Aug 14, 2022

A step towards quantum gravity

Posted by in categories: information science, particle physics, quantum physics

In Einstein’s theory of general relativity, gravity arises when a massive object distorts the fabric of spacetime the way a ball sinks into a piece of stretched cloth. Solving Einstein’s equations by using quantities that apply across all space and time coordinates could enable physicists to eventually find their “white whale”: a quantum theory of gravity.

In a new article in The European Physical Journal H 0, Donald Salisbury from Austin College in Sherman, USA, explains how Peter Bergmann and Arthur Komar first proposed a way to get one step closer to this goal by using Hamilton-Jacobi techniques. These arose in the study of particle motion in order to obtain the complete set of solutions from a single function of particle position and constants of the motion.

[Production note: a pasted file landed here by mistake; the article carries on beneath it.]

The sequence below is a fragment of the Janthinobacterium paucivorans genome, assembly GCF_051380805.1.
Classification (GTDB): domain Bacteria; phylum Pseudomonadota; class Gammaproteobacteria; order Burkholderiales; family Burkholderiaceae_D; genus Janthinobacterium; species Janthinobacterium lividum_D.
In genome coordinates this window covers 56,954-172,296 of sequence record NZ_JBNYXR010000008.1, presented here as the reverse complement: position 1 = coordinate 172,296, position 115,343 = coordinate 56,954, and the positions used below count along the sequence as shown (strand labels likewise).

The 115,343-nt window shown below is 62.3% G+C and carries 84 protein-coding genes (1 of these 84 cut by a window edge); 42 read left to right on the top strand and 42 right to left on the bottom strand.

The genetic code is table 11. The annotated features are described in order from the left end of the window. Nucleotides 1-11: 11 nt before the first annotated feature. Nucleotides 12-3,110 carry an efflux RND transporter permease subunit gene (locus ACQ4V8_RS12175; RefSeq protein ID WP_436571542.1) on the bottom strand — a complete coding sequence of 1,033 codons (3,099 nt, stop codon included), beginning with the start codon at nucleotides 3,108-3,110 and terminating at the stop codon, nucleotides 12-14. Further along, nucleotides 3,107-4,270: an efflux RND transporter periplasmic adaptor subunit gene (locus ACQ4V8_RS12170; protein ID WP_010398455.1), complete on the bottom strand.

Three of the four —strong, weak, and electromagnetic—hold under both the ordinary world of our everyday experience, modeled by , and the spooky world of quantum physics. Problems arise, though, when trying to apply to the fourth force, gravity, to the quantum world. In the 1960s and 1970s, Peter Bergmann of Syracuse University, New York and his associates recognized that in order to someday reconcile Einstein’s of with the quantum world, they needed to find quantities for determining events in space and time that applied across all frames of reference. They succeeded in doing this by using the Hamilton-Jacobi techniques.

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